Visiting Writers Series

The Millsaps Visiting Writers Series brings to campus outstanding writers from a broad spectrum of experience and style. Each visit features a public reading or lecture and some will also include a craft talk.

All events are free and open to the public.

Upcoming Events

The English Department Visiting Writers Series presents a Reading by Margaret McMullan and Katy Smith

Tuesday, November 15, 2016, 4:30 p.m.—Gertrude C. Ford Academic Complex, Room 215

The Millsaps English Department and the Eudora Welty Foundation invite you to attend a reading by visiting writers and fellow Mississippians Margaret McMullan and Katy Simpson Smith. This event will take place on Tuesday, November 15, at 4:30 p.m. in the Gertrude C. Ford Academic Complex, room 215; a reception will follow. McMullan will read "Kaddish for Engel, 64240," an essay based on the research that she conducted in Hungary. Smith will read from her acclaimed novel Free Men, published this year by Harper.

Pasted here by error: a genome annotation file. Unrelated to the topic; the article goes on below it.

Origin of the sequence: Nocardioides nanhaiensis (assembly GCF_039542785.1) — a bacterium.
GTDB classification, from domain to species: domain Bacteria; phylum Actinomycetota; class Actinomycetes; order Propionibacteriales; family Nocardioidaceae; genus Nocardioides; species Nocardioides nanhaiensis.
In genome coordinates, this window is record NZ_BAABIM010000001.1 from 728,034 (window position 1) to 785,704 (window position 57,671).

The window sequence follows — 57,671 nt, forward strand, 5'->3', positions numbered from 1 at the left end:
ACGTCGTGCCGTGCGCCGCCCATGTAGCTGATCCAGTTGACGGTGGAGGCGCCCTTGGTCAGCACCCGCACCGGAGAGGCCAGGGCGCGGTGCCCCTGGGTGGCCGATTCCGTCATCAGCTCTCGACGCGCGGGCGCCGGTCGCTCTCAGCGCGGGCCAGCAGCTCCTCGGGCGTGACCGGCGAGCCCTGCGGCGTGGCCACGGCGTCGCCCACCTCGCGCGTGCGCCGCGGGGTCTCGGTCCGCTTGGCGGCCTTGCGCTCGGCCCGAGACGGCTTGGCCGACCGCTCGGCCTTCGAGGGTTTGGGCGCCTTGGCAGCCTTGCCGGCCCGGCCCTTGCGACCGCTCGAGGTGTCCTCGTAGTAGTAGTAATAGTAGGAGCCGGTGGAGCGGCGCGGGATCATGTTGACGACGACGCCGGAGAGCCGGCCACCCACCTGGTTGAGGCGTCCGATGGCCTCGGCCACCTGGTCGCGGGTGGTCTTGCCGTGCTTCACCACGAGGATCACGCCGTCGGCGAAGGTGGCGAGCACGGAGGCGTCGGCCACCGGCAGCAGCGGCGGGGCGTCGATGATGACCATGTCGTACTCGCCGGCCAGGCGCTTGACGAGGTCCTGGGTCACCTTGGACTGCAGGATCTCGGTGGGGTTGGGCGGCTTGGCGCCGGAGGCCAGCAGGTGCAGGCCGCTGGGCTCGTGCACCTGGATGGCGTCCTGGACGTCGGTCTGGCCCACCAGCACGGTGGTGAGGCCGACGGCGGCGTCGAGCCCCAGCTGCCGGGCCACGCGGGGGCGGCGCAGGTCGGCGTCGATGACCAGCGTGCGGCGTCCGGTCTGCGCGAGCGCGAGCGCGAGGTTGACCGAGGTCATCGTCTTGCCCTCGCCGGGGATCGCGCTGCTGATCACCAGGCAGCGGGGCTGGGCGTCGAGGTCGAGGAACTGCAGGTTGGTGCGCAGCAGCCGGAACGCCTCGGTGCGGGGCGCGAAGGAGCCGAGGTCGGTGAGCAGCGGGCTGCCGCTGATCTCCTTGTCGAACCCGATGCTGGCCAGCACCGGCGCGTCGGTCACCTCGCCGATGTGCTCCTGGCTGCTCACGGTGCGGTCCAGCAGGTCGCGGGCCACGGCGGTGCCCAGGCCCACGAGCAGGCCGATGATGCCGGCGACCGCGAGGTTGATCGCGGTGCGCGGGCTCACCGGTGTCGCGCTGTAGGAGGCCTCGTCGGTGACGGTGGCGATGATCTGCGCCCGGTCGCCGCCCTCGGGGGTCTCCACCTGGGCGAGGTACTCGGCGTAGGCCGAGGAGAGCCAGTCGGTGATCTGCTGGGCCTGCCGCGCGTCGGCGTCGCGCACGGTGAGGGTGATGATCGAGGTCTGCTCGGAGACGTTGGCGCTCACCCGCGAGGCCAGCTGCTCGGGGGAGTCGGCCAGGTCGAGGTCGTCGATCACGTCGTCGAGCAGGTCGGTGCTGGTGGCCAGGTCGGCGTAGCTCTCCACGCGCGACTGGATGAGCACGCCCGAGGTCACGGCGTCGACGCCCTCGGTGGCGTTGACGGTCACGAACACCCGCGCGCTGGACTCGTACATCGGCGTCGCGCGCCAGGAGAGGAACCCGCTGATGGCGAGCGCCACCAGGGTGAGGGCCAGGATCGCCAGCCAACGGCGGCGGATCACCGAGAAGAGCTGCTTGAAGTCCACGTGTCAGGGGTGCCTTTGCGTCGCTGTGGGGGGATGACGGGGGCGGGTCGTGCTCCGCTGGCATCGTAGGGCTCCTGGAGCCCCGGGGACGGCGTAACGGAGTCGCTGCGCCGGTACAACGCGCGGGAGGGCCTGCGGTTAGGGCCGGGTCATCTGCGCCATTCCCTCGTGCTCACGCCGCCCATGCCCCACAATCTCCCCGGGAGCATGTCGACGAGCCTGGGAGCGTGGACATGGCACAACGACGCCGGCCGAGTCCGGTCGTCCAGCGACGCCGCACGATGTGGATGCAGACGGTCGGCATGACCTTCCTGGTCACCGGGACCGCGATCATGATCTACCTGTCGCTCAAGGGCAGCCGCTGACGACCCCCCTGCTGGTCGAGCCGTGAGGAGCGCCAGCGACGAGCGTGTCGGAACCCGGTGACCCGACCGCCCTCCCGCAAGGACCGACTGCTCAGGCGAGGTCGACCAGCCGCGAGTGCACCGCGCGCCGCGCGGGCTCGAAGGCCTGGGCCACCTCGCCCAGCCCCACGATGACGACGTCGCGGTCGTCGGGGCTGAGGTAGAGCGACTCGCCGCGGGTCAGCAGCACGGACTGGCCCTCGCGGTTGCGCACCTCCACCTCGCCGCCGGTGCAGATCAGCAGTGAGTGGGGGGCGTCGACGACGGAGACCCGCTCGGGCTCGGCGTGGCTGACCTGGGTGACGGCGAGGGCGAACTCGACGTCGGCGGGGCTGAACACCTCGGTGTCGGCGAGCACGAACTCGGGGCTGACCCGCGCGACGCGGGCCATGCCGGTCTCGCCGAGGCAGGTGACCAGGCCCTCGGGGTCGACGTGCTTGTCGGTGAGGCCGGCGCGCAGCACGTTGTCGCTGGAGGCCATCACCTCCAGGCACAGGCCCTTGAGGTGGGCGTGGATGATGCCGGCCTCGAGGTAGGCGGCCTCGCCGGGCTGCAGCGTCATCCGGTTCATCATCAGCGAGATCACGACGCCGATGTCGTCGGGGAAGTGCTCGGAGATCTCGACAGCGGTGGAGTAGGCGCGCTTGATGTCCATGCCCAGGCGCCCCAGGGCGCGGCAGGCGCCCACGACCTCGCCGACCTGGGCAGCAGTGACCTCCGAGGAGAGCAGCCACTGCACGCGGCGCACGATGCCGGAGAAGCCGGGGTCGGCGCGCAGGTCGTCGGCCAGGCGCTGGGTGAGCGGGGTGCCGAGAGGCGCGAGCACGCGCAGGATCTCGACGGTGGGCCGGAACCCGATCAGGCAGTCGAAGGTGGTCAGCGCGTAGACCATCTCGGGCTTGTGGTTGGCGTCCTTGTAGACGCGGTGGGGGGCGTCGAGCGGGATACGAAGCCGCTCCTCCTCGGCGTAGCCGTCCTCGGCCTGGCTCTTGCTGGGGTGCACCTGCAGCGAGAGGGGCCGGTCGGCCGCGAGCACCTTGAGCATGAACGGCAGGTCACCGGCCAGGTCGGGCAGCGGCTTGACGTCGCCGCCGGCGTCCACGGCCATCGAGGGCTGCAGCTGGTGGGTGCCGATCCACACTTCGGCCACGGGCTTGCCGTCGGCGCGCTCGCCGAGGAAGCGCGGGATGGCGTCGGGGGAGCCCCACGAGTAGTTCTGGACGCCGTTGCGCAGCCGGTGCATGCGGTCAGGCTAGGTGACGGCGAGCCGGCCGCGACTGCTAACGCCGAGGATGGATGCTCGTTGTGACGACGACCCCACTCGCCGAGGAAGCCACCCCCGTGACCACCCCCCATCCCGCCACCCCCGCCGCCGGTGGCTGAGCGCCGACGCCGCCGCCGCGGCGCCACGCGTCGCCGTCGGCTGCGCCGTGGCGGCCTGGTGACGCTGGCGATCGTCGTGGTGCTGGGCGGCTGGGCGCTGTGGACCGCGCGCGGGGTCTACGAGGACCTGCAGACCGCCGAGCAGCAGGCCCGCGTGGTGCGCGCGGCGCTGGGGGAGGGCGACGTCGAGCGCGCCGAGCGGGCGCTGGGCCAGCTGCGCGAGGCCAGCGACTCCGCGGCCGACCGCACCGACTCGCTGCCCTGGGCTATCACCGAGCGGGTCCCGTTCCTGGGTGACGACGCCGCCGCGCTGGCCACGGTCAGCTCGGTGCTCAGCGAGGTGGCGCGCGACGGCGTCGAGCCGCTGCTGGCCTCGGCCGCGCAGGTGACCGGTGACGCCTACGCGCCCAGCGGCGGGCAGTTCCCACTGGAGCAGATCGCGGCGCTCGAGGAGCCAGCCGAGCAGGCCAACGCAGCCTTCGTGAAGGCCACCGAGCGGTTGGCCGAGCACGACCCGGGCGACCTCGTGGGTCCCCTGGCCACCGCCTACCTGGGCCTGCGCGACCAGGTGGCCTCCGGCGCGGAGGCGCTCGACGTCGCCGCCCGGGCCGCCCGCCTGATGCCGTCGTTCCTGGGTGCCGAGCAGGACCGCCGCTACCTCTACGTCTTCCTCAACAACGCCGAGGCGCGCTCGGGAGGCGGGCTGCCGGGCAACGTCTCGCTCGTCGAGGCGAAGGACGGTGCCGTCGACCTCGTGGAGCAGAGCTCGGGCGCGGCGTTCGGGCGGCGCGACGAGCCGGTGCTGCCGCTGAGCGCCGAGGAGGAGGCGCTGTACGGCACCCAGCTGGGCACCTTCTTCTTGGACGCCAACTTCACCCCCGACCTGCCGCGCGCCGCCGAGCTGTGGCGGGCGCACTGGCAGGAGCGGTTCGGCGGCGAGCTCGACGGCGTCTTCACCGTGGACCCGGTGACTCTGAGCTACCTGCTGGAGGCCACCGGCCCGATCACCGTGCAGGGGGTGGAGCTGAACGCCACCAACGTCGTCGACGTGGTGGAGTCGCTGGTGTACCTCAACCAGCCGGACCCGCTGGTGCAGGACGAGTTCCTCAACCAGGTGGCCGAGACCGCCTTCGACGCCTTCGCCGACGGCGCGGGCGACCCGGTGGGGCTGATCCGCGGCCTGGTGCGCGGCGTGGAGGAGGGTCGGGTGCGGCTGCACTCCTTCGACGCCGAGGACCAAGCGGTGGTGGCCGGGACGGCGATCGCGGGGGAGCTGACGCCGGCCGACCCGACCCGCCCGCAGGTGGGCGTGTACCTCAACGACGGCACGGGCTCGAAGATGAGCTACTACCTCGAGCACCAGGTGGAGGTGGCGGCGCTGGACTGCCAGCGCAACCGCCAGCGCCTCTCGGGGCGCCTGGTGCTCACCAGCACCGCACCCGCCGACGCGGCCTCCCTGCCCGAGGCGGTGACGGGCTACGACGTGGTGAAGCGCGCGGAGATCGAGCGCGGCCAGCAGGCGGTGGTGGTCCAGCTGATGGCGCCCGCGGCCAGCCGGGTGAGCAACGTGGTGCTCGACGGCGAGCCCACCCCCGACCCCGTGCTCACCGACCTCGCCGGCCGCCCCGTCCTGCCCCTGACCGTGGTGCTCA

Contact: Michael Pickard

Recent Events

The English Department Visiting Writers Series and Eudora Welty Foundation present "Reading Poetry," a lecture by Jerome McGann, John Stewart Bryan Professor at the University of Virginia.

Monday, October 3, 2016, 4:30 p.m.—Gertrude C. Ford Academic Complex, Room 137

The single most influential modern book of poetry education was Understanding Poetry, by Cleanth Brooks and Robert Penn Warren, initially published in 1938 and reprinted thereafter in scores of thousands of copies. It was written to replace a system of poetry (and language) education that had flourished for centuries in the teaching of classical languages and, later, vernacular English. That system was based in oral recitation and the sight reading of prose and poetical texts. The Brooks and Warren program succeeded, spawning ever more sophisticated forms of “Understanding Poetry.” Those educational methods have helped to gain poetry the bad eminence it currently enjoys in our schools. To counter the damage poetry education has suffered, we should consider shifting our focus from cognitions for understanding poetry to practices of reading poetry.